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$1B up for grabs to help salmon get to where they're going

caption: A pair of culverts near Silverdale, Washington.
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A pair of culverts near Silverdale, Washington.

U.S. Transportation Secretary Pete Buttigieg announce a $1 billion program to help save the region's salmon while visiting Washington state Thursday.

Standing near a stream in Issaquah, Buttigieg compared fish to cars.

"The definition of transportation is connecting people and goods to where they need to go," he said. "This particular program calls us to think about making sure fish get to where they need to go, too."

Salmon need to travel up rivers to spawn. A lot of them don't make it because culverts get in the way.

Culverts are like tunnels that let streams pass under roadways. Many were installed decades ago. While they allow water to pass through, they don't work as well for salmon.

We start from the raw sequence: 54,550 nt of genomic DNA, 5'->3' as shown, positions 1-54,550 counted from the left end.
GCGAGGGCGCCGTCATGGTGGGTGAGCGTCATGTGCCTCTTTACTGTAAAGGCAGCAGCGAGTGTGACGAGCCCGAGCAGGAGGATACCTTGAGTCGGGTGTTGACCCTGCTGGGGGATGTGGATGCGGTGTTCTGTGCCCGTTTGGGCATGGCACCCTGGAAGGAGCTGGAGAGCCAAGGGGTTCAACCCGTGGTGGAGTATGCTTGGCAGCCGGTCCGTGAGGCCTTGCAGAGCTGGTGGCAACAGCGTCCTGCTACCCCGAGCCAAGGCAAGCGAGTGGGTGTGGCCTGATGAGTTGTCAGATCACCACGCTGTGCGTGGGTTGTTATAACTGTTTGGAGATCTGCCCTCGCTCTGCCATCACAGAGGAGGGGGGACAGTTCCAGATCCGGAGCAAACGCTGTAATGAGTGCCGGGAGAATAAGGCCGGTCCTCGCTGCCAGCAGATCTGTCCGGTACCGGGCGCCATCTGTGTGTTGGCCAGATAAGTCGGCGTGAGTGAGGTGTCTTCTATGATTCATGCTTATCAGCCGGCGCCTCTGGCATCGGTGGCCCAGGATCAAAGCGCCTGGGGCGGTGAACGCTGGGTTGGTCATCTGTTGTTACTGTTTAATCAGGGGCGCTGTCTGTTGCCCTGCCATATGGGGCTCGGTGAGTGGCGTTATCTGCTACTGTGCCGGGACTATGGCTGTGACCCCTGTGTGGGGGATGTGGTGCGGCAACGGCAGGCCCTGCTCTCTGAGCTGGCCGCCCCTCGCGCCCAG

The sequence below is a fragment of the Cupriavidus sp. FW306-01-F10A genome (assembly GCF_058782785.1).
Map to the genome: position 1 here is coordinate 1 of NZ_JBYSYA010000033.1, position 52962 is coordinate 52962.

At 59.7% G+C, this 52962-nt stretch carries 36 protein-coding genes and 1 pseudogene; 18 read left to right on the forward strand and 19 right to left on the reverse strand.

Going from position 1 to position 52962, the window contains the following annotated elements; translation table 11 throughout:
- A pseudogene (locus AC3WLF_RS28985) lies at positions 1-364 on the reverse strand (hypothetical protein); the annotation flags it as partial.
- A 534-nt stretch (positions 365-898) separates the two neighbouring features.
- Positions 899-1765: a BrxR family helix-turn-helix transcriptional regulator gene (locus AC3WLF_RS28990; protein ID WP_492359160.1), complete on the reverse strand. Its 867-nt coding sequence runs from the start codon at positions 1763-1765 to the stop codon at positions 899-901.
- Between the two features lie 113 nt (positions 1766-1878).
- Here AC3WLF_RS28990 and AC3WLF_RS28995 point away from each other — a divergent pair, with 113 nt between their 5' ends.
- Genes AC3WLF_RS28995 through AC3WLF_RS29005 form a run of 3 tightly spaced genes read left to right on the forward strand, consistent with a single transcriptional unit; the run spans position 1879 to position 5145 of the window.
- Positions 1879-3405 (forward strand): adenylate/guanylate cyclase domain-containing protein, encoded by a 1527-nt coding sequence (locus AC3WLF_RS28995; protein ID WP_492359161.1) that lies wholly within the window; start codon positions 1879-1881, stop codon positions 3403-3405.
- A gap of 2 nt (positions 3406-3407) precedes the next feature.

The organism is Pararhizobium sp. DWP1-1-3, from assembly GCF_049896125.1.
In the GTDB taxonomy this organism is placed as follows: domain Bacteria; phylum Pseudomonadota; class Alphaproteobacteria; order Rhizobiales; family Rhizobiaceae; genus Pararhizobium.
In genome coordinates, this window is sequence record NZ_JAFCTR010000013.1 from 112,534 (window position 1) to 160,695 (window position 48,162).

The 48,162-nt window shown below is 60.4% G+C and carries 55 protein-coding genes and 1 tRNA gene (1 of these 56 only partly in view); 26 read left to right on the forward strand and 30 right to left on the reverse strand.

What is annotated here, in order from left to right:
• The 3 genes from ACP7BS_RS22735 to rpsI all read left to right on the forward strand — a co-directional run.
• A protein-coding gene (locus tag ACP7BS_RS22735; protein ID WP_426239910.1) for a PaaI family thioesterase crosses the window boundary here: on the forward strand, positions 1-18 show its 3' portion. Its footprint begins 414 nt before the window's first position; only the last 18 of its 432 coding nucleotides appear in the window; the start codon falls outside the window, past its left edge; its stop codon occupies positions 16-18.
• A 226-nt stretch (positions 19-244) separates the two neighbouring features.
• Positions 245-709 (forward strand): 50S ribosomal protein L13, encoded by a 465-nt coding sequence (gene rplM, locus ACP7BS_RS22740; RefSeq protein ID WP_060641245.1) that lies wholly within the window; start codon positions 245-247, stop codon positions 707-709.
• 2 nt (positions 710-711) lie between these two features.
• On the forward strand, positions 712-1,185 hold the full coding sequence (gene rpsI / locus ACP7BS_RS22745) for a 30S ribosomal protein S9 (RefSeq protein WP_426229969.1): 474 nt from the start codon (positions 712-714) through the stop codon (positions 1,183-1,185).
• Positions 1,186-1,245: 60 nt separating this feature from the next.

The new program will help pay to improve or replace culverts in the region. A total of $1 billion is available over five years thanks to the "National Culvert Removal, Replacement and Restoration-Culvert Aquatic Organism Passage Program." Applications are open for tribal, state, and local governments.

Now, local officials just need to apply for the federal funds to address local culverts so fish will have a better shot of making it to their destinations.

“With this investment, we’re helping protect local economies that count on healthy fisheries and also make key roads less prone to flooding,” Buttigieg said in a statement. “Thanks to President Biden’s Bipartisan Infrastructure Law, this first-in-its-kind effort will begin to address the longstanding challenges posed by existing culverts for fishing and Tribal communities, from the Pacific Northwest to the low-lying communities in the Southeast.”

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